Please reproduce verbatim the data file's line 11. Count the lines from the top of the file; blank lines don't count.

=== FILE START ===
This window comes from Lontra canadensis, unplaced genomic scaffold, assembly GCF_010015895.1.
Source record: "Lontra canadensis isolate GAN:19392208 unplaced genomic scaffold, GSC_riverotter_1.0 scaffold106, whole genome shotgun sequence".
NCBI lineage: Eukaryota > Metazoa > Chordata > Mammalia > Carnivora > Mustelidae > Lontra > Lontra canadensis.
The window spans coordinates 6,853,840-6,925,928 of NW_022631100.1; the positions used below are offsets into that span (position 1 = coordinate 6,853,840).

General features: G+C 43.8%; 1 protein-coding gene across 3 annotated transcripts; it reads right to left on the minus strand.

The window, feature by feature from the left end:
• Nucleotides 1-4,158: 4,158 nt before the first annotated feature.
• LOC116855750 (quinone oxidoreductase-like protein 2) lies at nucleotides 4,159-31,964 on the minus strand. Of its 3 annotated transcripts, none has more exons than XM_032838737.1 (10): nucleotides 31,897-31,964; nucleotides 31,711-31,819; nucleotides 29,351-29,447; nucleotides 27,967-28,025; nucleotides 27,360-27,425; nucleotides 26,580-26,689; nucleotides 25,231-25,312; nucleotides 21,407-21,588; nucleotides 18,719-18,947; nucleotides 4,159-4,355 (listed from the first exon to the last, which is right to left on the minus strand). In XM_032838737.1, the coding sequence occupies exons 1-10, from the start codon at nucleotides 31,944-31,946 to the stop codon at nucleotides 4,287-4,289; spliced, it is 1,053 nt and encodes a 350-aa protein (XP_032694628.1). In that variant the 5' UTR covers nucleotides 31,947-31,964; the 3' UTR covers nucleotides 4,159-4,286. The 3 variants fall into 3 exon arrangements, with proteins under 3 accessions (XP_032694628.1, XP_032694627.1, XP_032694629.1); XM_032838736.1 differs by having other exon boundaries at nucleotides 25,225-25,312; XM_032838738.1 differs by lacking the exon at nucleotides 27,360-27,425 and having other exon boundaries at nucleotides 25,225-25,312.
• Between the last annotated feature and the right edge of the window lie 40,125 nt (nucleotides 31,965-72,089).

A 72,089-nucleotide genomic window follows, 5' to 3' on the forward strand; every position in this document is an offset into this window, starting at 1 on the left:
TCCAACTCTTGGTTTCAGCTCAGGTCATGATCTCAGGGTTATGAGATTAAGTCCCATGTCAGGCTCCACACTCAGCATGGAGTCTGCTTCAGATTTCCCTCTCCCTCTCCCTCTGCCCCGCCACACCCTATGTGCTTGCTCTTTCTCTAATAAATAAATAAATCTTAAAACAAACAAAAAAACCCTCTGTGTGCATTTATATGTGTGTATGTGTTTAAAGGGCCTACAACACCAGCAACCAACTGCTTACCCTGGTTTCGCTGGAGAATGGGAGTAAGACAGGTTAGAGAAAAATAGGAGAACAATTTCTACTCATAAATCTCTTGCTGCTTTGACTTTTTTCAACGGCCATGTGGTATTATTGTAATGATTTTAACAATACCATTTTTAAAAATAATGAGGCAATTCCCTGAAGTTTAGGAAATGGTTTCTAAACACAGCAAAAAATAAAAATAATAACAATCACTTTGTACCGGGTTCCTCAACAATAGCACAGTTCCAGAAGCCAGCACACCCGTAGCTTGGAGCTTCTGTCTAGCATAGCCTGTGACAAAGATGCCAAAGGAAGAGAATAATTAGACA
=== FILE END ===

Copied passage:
TCCAACTCTTGGTTTCAGCTCAGGTCATGATCTCAGGGTTATGAGATTAAGTCCCATGTCAGGCTCCACACTCAGCATGGAGTCTGCTTCAGATTTCCCTCTCCCTCTCCCTCTGCCCCGCCACACCCTATGTGCTTGCTCTTTCTCTAATAAATAAATAAATCTTAAAACAAACAAAAAAACCCTCTGTGTGCATTTATATGTGTGTATGTGTTTAAAGGGCCTACAACACCAGCAACCAACTGCTTACCCTGGTTTCGCTGGAGAATGGGAGTAAGACAGGTTAGAGAAAAATAGGAGAACAATTTCTACTCATAAATCTCTTGCTGCTTTGACTTTTTTCAACGGCCATGTGGTATTATTGTAATGATTTTAACAATACCATTTTTAAAAATAATGAGGCAATTCCCTGAAGTTTAGGAAATGGTTTCTAAACACAGCAAAAAATAAAAATAATAACAATCACTTTGTACCGGGTTCCTCAACAATAGCACAGTTCCAGAAGCCAGCACACCCGTAGCTTGGAGCTTCTGTCTAGCATAGCCTGTGACAAAGATGCCAAAGGAAGAGAATAATTAGACA